Compare Translations for Psalms 132:1

Commentaries For Psalms 132

  • Chapter 132

    David's care for the ark. (1-10) The promises of God. (11-18)

    Verses 1-10 David bound himself to find a place for the Lord, for the ark, the token of God's presence. When work is to be done for the Lord, it is good to tie ourselves to a time. It is good in the morning to fix upon work for the day, with submission to Providence, for we know not what a day may bring forth. And we should first, and without delay, seek to have our own hearts made a habitation of God through the Spirit. He prays that God would take up his dwelling in the habitation he had built; that he would give grace to the ministers of the sanctuary to do their duty. David pleads that he was the anointed of the Lord, and this he pleads as a type of Christ, the great Anointed. We have no merit of our own to plead; but, for His sake, in whom there is a fulness of merit, let us find favour. And every true believer in Christ, is an anointed one, and has received from the Holy One the oil of true grace. The request is, that God would not turn away, but hear and answer their petitions for his Son's sake.

    Verses 11-18 The Lord never turns from us when we plead the covenant with his anointed Prophet, Priest, and King. How vast is the love of God to man, that he should speak thus concerning his church! It is his desire to dwell with us; yet how little do we desire to dwell with him! He abode in Zion till the sins of Israel caused him to give them up to the spoilers. Forsake us not, O God, and deliver us not in like manner, sinful though we are. God's people have a special blessing on common enjoyments, and that blessing puts peculiar sweetness into them. Zion's poor have reason to be content with a little of this world, because they have better things prepared for them. God will abundantly bless the nourishment of the new man, and satisfy the poor in spirit with the bread of life. He gives more than we ask, and when he gives salvation, he will give abundant joy. God would bring to nothing every design formed to destroy the house of David, until King Messiah should arise out of it, to sit upon the throne of his Father. In him all the promises centre. His enemies, who will not have him to reign over them, shall at the last day be clothed with shame and confusion for ever.

  • PSALM 132

    Psalms 132:1-18 . The writer, perhaps Solomon (compare Psalms 132:8 Psalms 132:9 ), after relating David's pious zeal for God's service, pleads for the fulfilment of the promise ( 2 Samuel 7:16 ), which, providing for a perpetuation of David's kingdom, involved that of God's right worship and the establishment of the greater and spiritual kingdom of David's greater Son. Of Him and His kingdom both the temple and its worship, and the kings and kingdom of Judah, were types. The congruity of such a topic with the tenor of this series of Psalms is obvious.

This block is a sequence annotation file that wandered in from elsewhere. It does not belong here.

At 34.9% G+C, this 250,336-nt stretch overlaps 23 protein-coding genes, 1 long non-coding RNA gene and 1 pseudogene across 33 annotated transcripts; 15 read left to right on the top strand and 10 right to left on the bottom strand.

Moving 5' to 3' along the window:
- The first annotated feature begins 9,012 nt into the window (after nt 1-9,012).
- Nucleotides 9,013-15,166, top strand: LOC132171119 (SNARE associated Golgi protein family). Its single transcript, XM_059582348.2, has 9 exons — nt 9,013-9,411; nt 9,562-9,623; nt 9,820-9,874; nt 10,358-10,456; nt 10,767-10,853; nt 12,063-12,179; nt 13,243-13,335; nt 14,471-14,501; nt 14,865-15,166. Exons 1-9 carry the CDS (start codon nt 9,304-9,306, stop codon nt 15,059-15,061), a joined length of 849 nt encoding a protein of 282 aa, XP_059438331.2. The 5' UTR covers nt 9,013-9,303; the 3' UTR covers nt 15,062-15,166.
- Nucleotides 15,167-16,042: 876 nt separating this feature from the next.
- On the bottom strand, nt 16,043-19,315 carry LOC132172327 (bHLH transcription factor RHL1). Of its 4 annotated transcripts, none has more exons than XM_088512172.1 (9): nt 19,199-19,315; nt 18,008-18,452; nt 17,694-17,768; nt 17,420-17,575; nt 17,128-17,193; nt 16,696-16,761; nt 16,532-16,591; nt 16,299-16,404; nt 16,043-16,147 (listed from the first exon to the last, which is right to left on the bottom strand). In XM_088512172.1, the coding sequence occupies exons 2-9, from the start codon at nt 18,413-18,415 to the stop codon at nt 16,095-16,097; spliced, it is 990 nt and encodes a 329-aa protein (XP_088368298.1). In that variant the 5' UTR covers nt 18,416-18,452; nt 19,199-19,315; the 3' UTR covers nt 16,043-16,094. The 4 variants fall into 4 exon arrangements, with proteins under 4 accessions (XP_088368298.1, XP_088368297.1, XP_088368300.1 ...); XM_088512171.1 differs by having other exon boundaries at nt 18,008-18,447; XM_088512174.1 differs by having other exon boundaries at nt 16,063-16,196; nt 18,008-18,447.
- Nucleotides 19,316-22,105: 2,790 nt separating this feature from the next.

1-5. This vow is not elsewhere recorded. It expresses, in strong language, David's intense desire to see the establishment of God's worship as well as of His kingdom.
    remember David--literally, "remember for David," that is, all his troubles and anxieties on the matter.

    5. habitation--literally, "dwellings," generally used to denote the sanctuary.

    6. These may be the "words of David" and his pious friends, who,
    at Ephratah--or Beth-lehem ( Genesis 48:7 ), where he once lived, may have heard of the ark, which he found for the first time
    in the fields of the wood--or, Jair, or Kirjath-jearim ("City of woods") ( 1 Samuel 7:1 , 2 Samuel 6:3 2 Samuel 6:4 ), whence it was brought to Zion.

    7. The purpose of engaging in God's worship is avowed.

    8, 9. The solemn entry of the ark, symbolical of God's presence and power, with the attending priests, into the sanctuary, is proclaimed in the words used by Solomon ( 2 Chronicles 6:41 ).

    10-12. For thy servant David's sake--that is, On account of the promise made to him.
    turn . . . anointed--Repulse not him who, as David's descendant, pleads the promise to perpetuate his royal line. After reciting the promise, substantially from 2 Samuel 7:12-16 (compare Acts 2:30 , &c.), an additional plea,

    13. is made on the ground of God's choice of Zion (here used for Jerusalem) as His dwelling, inasmuch as the prosperity of the kingdom was connected with that of the Church ( Psalms 122:8 Psalms 122:9 ).

    14-18. That choice is expressed in God's words, "I will sit" or "dwell," or sit enthroned The joy of the people springs from the blessings of His grace, conferred through the medium of the priesthood.

    17. make the horn . . . to bud--enlarge his power.
    a lamp--the figure of prosperity ( Psalms 18:10 Psalms 18:28 , 89:17 ). With the confounding of his enemies is united his prosperity and the unceasing splendor of his crown.